The judge's use of examples of decisions in the personal lives of the jurors detracted from the seriousness of the issue before them. The decision whether to convict a man of murder in the first degree cannot fairly be placed in the same category as the decisions to which the judge referred. More significantly, the certainty that a juror would want before making such a decision is likely to be considerably less then the kind of certainty that excludes reasonable doubt. As we observed in Commonwealth v. Ferreira, supra at 130, "[w]e do not think that people customarily *131 make private decisions according to [the beyond a reasonable doubt] standard nor may it even be possible to do so. Indeed, we suspect that were this standard mandatory in private affairs the result would be massive inertia. Individuals may often have the luxury of undoing private mistakes; a verdict of guilty is frequently irrevocable." Human experience teaches that most, if not all, of the decisions to which the judge referred as illustrating the meaning of proof beyond a reasonable doubt are made on the basis of perceptions as to probabilities. Equating the proof that the jurors might have wanted in making decisions with respect to their personal affairs with the degree of certitude necessary to convict the defendant tended to reduce the standard of proof from the criminal standard of proof beyond a reasonable doubt to the standard in civil cases, proof by a fair preponderance of the evidence. See Commonwealth v. Garcia, supra at 441.
There is no significant distinction between the instructions given in this case and those given in Ferreira. In Ferreira, the judge told the jury that they "must be sure that Mr. Ferreira is guilty. Otherwise, [they] must give him the benefit of the doubt and acquit him." The jury in Ferreira, supra at 128, were then told that they "must be as sure as [they] would have been any time in [their] own lives that [they] had to make important decisions affecting [their] own economic or social lives." The judge went on to give as examples decisions whether to leave school or to get a job, to get married or divorced, to buy a house or to continue to rent, or to leave the community for what, hopefully, would be a better job. In Ferreira, the judge defined the degree of certainty necessary for conviction as sureness; the kind of sureness that the jurors would have had when they had to make the type of decision illustrated by the examples he gave. In the present case, the judge defined the degree of certainty necessary for conviction as "moral certainty" and as the "degree of certainty that satisfies the judgment and conscience of the jury as reasonable men and leaves in their minds as reasonable men a clear and settled conviction of *132 guilt." Just as the judge in Ferreira explained what he meant when he said that the jury must be "sure" by giving examples of "important" decisions in their lives, the judge here explained the meaning of "moral certainty" and "certainty that satisfies the judgment and conscience of the jury ... and leaves in their minds ... a clear and settled conviction of guilt" by giving the same examples. The meaning of "moral certainty" and of "certainty that satisfies ... the jury ... and leaves in their minds a clear and settled conviction of guilt" was qualified by the examples given in this case just as much as the requirement of sureness to convict was qualified by the examples given in Ferreira.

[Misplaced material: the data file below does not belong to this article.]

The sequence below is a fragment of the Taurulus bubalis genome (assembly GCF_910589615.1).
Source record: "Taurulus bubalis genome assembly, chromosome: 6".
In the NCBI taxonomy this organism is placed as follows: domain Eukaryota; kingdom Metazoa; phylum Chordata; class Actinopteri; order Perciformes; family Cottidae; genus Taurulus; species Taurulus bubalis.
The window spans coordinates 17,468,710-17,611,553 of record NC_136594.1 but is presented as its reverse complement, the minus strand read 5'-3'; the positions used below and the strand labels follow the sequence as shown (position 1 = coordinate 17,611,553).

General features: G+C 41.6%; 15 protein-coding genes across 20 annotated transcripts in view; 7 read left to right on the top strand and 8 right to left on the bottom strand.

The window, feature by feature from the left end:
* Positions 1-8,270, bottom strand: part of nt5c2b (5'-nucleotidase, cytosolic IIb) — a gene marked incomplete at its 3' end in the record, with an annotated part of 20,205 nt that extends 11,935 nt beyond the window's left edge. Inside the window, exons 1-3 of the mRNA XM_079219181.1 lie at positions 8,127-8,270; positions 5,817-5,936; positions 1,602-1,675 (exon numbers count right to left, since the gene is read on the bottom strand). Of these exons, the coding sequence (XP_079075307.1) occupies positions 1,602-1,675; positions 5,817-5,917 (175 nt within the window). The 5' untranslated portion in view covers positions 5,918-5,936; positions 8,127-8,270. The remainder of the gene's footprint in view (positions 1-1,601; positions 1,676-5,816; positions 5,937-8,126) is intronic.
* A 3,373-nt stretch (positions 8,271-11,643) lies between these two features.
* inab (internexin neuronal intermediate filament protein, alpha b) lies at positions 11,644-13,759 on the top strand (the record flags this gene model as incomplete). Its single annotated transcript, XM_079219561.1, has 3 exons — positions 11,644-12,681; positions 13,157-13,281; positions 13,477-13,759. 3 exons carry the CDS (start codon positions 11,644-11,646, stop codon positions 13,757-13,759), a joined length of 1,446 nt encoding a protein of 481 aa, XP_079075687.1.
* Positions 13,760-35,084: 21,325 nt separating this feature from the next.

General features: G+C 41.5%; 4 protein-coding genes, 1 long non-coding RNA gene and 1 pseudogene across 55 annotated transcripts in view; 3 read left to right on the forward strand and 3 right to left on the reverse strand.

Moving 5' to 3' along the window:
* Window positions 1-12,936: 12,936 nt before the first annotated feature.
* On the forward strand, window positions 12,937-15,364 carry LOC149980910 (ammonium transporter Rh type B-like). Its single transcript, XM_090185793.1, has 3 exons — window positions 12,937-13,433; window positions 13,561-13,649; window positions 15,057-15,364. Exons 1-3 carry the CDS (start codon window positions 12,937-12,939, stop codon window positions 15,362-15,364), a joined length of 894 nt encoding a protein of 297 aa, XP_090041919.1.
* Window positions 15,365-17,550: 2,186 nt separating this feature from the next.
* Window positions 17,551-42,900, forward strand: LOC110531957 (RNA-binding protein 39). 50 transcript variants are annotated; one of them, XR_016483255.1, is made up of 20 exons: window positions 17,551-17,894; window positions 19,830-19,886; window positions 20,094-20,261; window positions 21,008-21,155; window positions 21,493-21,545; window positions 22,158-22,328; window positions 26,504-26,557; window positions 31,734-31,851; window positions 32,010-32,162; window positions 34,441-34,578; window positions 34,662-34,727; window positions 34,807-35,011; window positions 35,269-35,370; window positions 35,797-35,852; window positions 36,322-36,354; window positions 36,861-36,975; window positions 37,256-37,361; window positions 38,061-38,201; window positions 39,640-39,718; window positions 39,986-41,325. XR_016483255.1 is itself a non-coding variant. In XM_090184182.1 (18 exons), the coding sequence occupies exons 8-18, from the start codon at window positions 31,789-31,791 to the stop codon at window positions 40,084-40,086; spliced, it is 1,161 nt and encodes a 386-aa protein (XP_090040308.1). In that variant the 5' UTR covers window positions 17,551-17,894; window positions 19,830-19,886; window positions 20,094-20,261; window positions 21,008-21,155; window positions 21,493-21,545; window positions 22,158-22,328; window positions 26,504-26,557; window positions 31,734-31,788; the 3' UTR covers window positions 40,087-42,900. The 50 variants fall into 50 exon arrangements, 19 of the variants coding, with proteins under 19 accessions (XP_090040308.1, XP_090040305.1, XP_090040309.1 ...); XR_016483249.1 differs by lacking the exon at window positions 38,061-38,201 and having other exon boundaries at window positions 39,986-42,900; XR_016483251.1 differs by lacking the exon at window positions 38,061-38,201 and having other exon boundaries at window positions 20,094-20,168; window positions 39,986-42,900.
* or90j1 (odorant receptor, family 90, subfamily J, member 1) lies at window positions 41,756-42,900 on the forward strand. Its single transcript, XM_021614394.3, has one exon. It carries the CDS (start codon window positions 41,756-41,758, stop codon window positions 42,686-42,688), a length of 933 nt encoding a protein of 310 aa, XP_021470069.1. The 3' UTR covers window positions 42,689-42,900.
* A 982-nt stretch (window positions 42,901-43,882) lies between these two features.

In Ferreira, supra at 128, the judge charged the jury that in order to convict they must be as sure as they "would have been" when they had to make such decisions as he illustrated by examples. In the case at bar, the judge instructed the jury that in order to convict it was necessary that they have the degree of satisfaction or conviction that they "wanted" for themselves when they were considering the important personal decisions described to them.